Uralkali will probably raise prices when it signs new deals with India and China this year.
A sinkhole almost the size of a soccer field near PAO Uralkali’s potash mine in Siberia isn’t scaring away Societe Generale SA or BCS Financial Group. They say the stock is a buy as it trades at half the valuation of its biggest peer and as the company is set to raise prices with Asian customers.
Uralkali, the world’s biggest potash producer by volume, trades at 8.7 times estimated earnings, compared with 17.4 for Potash Corp. of Saskatchewan Inc., the second-biggest supplier, data compiled by Bloomberg show. Uralkali will probably raise prices when it signs new deals with India and China this year, SocGen and BCS say. That may be enough to offset the likelihood that a mine representing almost 18 percent of total capacity will be lost, forcing a writedown of as much as $1 billion.
Global depositary receipts of the fertilizer producer, which plunged 56 percent in 2014, have jumped 15 percent this year in London, while short interest on the GDR dropped to 1.8 percent of shares outstanding as of Feb. 20, from 2.7 percent on Feb. 9. The GDRs are still down 28 percent since Nov. 18, when the company closed its Solikamsk-2 mine after a sinkhole opened nearby and water flooded the site. Uralkali fell 4 percent to $13.60 on Monday, while the Bloomberg index of the most-traded Russian stocks in the U.S. dropped 3.7 percent, the most in a month.
“Demand for potash is quite robust and prices are going to be higher when the company signs contracts with China and India by end-March,” Rajesh Singla, an analyst at SocGen in Bangalore, India, said by phone Monday. He’s had a buy rating on the stock since the beginning of 2014. “The need for potash is there, it’s just a matter of time for Uralkali to sign the contracts.”
Farmers apply potash to their fields to help boost plant resistance to drought and to strengthen root systems. It is mined deep underground, in areas where water from ancient seas dried up and disappeared, leaving behind potassium salts.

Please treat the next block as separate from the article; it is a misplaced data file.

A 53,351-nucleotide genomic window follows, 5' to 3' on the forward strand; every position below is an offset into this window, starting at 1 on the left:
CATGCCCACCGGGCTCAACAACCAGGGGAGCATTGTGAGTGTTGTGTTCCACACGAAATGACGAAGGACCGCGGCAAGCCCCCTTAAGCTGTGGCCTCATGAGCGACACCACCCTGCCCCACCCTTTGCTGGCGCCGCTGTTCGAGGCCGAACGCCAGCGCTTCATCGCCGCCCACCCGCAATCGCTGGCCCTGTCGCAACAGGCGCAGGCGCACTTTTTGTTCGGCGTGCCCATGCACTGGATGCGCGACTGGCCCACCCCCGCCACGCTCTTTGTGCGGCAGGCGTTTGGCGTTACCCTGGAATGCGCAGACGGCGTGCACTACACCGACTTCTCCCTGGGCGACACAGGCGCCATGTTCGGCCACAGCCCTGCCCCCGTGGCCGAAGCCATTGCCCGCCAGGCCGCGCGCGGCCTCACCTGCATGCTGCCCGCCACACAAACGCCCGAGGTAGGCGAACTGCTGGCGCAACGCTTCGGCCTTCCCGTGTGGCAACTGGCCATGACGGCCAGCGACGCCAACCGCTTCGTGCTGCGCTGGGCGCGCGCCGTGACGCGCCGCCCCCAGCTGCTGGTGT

Uralkali’s chief of sales said this month that a supply deal with India may take place before negotiations with China, which could lead to a price increase. China, the biggest consumer of potash, usually strikes a deal first, with India paying a premium on that benchmark contract. Only once, in 2008, a contract with India came first, and China paid the premium.
Uralkali, which had expected to complete a deal with China by the end of 2014, now projects negotiations to start in March. China last signed contracts at $305 per ton in January 2014 covering the first half of the year, later prolonging them to year-end. The new contract price could rise as much as 8 percent to $330, Singla said. Oleg Petropavlovskiy, an analyst at BCS in Moscow, predicted $315 per ton in a Feb. 19 interview.
“Uralkali is just a screaming buy and there is no doubt about it,” Petropavlovskiy said by phone. “It can’t be that cheap in the real world, even given the geological risk that still exists. Potash prices are rising and Uralkali is about to agree on supplies to China and India at new, higher prices.”
The sinkhole opened up in November, swallowing summer homes, while water flooded the Solikamsk-2 site. Water is deadly for potash as it dissolves the mineral deposit. The event spurred analysts to cut their buy ratings on the GDR from six to two, data compiled by Bloomberg show. The buy total has since climbed to three, compared with two sell recommendations and 17 holds.
As of Feb. 6, the hole had widened to 87 meters (285 feet) by 58 meters, almost the dimensions of a soccer field, and was about 75 meters deep, Uralkali said in a statement. Average brine inflow to the Solikamsk-2 mine more than quadrupled since Jan. 22, the company also said. If the mine is lost, Uralkali may need to write down as much as $1 billion, mostly on lost reserves, Chief Financial Officer Anton Vishanenko said in December.
Not everyone predicts that talks with China will yield higher prices.
“The fact that talks have been delayed shows that the negotiations are a bit tougher and China wants a lower price,” John Klein, analyst at Berenberg Bank in London, said by phone on Feb. 23. “That is the primary driver for Uralkali and the risk is that the price will be lower this year.”
Because the Berezniki, Russia-based company gets more than 80 percent of its annual revenue from exports according to data compiled by Bloomberg, it has benefited from the ruble’s 46 percent decline last year and was unaffected by an economic slowdown spurred by sanctions linked to the crisis in Ukraine.
Uralkali gets a big boost from the currency’s weakness, according to BCS, which estimates that production cash costs will decline to less than $40 per ton in 2015 compared with $57 in 2013 and $44 in 2014. While Russia’s economy is forecast to shrink 4 percent in 2015, global growth will be 2.7 percent, a Bloomberg survey of economists shows.
“The weaker currency, coupled with higher export prices and strong global demand, should outweigh any potential concerns over the stock,” Singla said.